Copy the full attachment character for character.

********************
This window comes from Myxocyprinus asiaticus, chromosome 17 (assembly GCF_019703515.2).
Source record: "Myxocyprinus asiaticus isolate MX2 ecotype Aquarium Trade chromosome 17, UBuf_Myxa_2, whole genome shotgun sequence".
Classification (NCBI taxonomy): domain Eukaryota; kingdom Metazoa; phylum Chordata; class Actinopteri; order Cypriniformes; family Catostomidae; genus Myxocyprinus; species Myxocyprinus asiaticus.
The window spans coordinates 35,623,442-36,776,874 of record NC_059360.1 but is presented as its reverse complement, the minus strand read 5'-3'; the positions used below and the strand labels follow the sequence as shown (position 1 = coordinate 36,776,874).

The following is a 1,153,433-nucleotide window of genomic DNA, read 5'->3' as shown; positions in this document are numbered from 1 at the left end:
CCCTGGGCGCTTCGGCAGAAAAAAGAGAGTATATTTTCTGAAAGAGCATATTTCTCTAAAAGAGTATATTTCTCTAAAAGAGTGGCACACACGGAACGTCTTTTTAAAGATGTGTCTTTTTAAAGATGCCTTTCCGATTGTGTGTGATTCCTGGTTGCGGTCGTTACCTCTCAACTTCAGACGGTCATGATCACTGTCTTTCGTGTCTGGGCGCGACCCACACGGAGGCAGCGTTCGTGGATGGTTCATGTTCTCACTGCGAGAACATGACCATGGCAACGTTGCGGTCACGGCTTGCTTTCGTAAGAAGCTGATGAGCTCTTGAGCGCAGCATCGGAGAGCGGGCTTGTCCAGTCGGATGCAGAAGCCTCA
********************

This window comes from Myxocyprinus asiaticus, chromosome 17 (assembly GCF_019703515.2).
Source record: "Myxocyprinus asiaticus isolate MX2 ecotype Aquarium Trade chromosome 17, UBuf_Myxa_2, whole genome shotgun sequence".
Classification (NCBI taxonomy): domain Eukaryota; kingdom Metazoa; phylum Chordata; class Actinopteri; order Cypriniformes; family Catostomidae; genus Myxocyprinus; species Myxocyprinus asiaticus.
The window spans coordinates 35,623,442-36,776,874 of record NC_059360.1 but is presented as its reverse complement, the minus strand read 5'-3'; the positions used below and the strand labels follow the sequence as shown (position 1 = coordinate 36,776,874).

The following is a 1,153,433-nucleotide window of genomic DNA, read 5'->3' as shown; positions in this document are numbered from 1 at the left end:
CCCTGGGCGCTTCGGCAGAAAAAAGAGAGTATATTTTCTGAAAGAGCATATTTCTCTAAAAGAGTATATTTCTCTAAAAGAGTGGCACACACGGAACGTCTTTTTAAAGATGTGTCTTTTTAAAGATGCCTTTCCGATTGTGTGTGATTCCTGGTTGCGGTCGTTACCTCTCAACTTCAGACGGTCATGATCACTGTCTTTCGTGTCTGGGCGCGACCCACACGGAGGCAGCGTTCGTGGATGGTTCATGTTCTCACTGCGAGAACATGACCATGGCAACGTTGCGGTCACGGCTTGCTTTCGTAAGAAGCTGATGAGCTCTTGAGCGCAGCATCGGAGAGCGGGCTTGTCCAGTCGGATGCAGAAGCCTCA